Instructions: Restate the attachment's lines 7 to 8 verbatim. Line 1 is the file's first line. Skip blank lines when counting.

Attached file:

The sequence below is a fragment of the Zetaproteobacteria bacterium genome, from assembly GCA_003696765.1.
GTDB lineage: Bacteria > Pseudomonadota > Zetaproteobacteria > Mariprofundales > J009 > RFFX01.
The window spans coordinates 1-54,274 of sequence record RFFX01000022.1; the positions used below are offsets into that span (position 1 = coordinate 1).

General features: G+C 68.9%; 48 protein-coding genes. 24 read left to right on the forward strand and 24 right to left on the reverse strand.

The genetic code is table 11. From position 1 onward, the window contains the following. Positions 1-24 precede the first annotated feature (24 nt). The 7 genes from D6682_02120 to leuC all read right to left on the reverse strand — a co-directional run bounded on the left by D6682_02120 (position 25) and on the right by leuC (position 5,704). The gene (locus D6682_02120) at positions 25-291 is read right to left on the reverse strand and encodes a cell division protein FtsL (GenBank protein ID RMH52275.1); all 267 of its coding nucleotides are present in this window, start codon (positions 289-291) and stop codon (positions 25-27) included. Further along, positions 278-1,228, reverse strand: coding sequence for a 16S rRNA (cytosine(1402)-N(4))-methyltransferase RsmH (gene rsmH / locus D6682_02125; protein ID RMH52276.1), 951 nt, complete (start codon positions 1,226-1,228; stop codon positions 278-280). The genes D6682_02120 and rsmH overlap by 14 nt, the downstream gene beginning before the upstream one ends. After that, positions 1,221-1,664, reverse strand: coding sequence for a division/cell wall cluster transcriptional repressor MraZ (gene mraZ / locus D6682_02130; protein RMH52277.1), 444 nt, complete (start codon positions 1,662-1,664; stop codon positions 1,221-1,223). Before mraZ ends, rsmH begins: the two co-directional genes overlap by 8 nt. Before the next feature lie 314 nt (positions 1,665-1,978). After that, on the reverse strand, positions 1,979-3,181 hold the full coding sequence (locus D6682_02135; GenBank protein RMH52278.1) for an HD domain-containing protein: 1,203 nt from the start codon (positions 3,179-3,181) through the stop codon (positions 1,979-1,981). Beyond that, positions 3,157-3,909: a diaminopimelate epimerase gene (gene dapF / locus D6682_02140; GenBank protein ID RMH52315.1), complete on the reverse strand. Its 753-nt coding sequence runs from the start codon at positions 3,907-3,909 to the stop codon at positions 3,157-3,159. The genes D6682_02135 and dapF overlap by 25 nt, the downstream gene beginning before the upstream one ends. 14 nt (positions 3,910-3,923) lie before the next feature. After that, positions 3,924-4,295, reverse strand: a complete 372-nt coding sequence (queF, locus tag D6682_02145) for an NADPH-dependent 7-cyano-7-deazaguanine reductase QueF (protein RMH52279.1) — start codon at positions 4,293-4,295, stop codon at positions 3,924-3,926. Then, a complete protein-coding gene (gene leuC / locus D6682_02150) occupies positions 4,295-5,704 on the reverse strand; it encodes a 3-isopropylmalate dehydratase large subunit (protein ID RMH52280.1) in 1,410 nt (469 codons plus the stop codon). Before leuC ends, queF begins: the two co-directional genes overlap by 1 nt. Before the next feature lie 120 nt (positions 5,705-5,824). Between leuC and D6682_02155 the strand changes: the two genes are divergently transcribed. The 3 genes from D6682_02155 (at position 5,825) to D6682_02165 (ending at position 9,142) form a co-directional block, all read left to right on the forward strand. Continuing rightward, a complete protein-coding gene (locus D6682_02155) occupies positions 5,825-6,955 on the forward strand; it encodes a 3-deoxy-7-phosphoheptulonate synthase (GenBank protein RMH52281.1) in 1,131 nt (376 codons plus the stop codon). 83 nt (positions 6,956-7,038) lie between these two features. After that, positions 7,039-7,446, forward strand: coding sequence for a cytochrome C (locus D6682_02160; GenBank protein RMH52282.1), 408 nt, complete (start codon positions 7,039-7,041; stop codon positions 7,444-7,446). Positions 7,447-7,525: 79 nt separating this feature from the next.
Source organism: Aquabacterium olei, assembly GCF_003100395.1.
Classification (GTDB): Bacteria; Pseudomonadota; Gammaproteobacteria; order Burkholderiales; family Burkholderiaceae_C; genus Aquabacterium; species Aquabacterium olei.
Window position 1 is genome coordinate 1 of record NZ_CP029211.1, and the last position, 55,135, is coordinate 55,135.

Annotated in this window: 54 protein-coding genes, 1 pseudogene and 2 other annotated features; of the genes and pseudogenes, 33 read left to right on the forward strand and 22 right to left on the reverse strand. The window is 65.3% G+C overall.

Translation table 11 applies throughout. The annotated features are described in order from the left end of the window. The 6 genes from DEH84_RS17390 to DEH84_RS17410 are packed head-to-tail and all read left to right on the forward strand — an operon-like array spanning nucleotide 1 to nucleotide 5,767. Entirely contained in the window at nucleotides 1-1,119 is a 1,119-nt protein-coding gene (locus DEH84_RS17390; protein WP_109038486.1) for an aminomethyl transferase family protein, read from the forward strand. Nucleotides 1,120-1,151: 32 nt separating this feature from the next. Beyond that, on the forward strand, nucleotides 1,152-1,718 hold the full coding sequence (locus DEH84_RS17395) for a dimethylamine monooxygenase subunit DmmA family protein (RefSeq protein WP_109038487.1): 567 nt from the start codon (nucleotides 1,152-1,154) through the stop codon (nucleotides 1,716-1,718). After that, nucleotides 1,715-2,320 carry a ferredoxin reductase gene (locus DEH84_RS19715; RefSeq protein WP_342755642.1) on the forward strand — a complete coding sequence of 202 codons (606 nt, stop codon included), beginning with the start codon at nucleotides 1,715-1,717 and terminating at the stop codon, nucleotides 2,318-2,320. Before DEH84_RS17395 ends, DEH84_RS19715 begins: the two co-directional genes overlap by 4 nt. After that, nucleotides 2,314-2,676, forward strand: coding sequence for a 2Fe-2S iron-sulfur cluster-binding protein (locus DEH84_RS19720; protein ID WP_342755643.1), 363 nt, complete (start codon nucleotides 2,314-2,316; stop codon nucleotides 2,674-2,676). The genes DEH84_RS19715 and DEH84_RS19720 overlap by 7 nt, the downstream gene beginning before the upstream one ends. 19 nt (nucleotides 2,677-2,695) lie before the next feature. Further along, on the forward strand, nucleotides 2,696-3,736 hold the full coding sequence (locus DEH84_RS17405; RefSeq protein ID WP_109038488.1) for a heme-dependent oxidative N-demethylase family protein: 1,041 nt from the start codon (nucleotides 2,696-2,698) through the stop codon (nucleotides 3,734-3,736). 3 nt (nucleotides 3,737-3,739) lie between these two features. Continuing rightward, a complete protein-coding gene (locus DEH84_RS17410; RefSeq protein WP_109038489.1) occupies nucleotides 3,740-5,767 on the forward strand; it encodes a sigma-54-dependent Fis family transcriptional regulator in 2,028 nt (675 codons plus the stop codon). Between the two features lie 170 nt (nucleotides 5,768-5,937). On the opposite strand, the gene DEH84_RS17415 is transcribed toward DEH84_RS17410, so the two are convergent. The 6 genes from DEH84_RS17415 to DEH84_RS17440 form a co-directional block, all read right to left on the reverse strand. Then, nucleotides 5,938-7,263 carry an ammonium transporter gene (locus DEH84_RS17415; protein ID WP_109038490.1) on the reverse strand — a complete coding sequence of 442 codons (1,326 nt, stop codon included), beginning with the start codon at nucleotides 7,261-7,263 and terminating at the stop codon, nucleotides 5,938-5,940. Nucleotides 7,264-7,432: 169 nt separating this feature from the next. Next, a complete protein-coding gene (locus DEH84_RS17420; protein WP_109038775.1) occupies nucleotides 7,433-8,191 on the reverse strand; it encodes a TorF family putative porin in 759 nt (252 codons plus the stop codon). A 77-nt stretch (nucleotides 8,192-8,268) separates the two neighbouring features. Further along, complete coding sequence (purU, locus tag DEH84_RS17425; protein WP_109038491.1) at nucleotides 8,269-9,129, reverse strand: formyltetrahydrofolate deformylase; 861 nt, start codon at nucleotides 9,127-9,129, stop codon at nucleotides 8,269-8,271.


Classification (GTDB): Bacteria; Pseudomonadota; Gammaproteobacteria; order Burkholderiales; family Burkholderiaceae_C; genus Aquabacterium; species Aquabacterium olei.
Window position 1 is genome coordinate 1 of record NZ_CP029211.1, and the last position, 55,135, is coordinate 55,135.